Say it Isn't So
2001, R, 95 min. Directed by James B. Rogers. Starring Mark Pellegrino, Jack Plotnick, John Rothman, Eddie Cibrian, Richard Jenkins, Sally Field, Orlando Jones, Chris Klein, Heather Graham.
REVIEWED By Marc Savlov, Fri., March 23, 2001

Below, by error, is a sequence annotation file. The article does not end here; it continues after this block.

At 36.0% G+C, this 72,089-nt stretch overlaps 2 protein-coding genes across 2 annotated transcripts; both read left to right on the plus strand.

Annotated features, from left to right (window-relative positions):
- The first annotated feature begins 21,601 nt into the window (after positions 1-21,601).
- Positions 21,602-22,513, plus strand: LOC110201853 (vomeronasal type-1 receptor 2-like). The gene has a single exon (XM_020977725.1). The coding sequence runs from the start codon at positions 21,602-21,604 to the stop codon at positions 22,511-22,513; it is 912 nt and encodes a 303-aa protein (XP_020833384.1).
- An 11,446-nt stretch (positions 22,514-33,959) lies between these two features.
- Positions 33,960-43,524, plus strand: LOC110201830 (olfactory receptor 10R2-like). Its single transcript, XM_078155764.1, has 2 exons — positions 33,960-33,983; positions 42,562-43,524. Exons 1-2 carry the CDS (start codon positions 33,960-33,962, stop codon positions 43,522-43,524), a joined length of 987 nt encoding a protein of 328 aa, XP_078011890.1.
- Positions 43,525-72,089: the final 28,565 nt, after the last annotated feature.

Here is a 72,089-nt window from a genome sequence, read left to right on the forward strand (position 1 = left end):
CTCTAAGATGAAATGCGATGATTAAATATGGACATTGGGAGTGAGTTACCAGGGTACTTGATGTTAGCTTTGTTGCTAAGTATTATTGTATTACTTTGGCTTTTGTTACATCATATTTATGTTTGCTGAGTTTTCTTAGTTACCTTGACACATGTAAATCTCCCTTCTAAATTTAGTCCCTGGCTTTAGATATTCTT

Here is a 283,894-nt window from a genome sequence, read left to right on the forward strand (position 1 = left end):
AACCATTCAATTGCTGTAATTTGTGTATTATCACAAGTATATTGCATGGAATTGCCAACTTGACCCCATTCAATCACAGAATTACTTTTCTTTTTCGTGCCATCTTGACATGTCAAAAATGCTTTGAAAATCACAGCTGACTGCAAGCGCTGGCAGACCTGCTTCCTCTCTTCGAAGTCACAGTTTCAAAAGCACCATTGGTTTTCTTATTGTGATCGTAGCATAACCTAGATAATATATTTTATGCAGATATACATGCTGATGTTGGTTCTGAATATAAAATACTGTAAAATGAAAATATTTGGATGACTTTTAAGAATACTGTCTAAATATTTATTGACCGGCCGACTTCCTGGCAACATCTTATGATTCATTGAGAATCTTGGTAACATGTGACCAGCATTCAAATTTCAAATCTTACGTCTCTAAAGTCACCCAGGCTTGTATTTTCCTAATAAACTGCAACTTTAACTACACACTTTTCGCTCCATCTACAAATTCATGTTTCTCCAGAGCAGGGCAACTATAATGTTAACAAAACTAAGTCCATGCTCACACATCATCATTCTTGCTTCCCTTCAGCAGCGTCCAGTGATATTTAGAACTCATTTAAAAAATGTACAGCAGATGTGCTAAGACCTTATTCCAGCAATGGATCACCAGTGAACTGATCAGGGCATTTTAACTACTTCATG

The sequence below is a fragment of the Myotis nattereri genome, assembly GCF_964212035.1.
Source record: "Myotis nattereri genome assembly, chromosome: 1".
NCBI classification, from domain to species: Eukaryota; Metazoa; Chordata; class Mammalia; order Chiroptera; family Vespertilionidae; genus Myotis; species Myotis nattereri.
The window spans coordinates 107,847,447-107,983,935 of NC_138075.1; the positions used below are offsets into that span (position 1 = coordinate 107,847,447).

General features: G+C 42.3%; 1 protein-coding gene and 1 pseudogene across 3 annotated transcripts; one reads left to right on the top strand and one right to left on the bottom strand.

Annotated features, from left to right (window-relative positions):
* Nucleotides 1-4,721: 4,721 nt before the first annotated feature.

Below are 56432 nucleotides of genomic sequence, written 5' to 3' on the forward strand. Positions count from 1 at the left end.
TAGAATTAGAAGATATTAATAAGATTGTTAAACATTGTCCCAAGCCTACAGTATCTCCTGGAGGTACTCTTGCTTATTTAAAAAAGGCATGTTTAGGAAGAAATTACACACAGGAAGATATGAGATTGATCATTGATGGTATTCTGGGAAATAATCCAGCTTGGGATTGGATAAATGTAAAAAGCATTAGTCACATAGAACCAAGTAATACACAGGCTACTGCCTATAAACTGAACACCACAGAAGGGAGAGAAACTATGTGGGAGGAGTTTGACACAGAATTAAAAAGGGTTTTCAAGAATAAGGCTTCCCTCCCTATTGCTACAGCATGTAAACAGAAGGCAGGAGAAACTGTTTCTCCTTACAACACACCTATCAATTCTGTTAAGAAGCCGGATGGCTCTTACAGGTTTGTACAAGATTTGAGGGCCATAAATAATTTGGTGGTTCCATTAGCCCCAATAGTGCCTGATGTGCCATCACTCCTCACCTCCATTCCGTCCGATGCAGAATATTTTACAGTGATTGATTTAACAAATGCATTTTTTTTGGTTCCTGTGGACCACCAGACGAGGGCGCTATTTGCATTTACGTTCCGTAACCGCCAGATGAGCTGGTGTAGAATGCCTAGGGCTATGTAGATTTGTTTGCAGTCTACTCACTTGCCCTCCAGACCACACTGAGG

Although the TV spots for Say It Isn't So practically demand that nonattentive viewers take note that the film is “from the makers of There's Something About Mary,” the Brothers Farrelly are involved only as producers. A more truthful line of type would say something like “from the first assistant director of American Pie and Me, Myself & Irene's Golfer No. 2.” This kind of creative log-rolling is surely nothing new -- what would the tagline copywriters do were it not for the phrase “from the makers of”? Rogers, seated in the director's chair for the first time, has obviously studied hard at the Farrelly brothers' craft. He's served in one capacity or another on all four of their major films and their peculiar brand of high-brow/low-brow yuks has seeped into his cinematic blood. Not enough, though. Setting aside the old (well, it sure feels old) argument about whether or not the Farrellys are directly responsible for the dumbing down of Western civilization, a couple of things emerge. First, while a Farrelly-directed comedy will almost certainly have scads of scatological humor, wheelchair jokes, and reams of foul-mouthed dialogue, there's also a deeply held romantic ideal at their core -- be it Kingpin, There's Something About Mary, or the aforementioned Irene. No matter how deeply the pratfalls sink toward the gutter, there's something intrinsically good-natured -- even sweet -- about their movies. Not so with Rogers' film, which adroitly assembles the skeletal framework the Farrellys use (every single one of their films is, in its own way, a road movie romance) but hangs all the wrong siding on it. It's a house of cards compared to the Farrellys' house of crap, and it topples under the barest scrutiny. Klein (American Pie) plays Gilly Noble, an amiably dim Indiana dogcatcher given to offering up final poetic prayers for his soon-to-be euthanized charges. Gilly's got a bowl haircut run amok (think Keanu in Bill & Ted's Excellent Adventure) and calling him slow on the draw would be a massive understatement. In short order, Gilly falls for local hairdresser Jo Wingfield (Graham), has his ear mangled by her in a tragic scissors accident, meets her scheming mother Valdine (Field) and stroke-victim dad (Jenkins), consummates the relationship (with Jo, not Valdine, although the idea has definite possibilities), and discovers that the pair of them are long-lost brother and sister. Or not. It's all a big scam by Valdine, apparently, to get Jo to marry her previous beau, millionaire stoner Jack Mitchelson (haw!). There's also a cross-country flight (to Beaver, Oregon -- haw!); 7-Up shill Orlando Jones as a legless, Jimi Hendrix-inspired pilot; and Gilly with his hand hopelessly lodged within a cow's backside. What more could you ask for? Well, how about some genuine wit, for one? To be fair, not all of the Farrellys' outlandish jokes connect -- their movies are littered with the remains of sad gags dying lonely deaths -- but far more of theirs connect than misfire, unlike Say It Isn't So, which seems to go not far enough and, ironically, way too far -- if such a thing is possible. It doesn't help matters that Graham and Klein have an onscreen chemistry somewhere on a par with Ruth Gordon and a ferret -- you know something's got to happen but your expectations are continually confounded. In the end it's a dull, unremarkable comedy of errata; it makes you realize just how smart the creators of Dumb & Dumber actually are.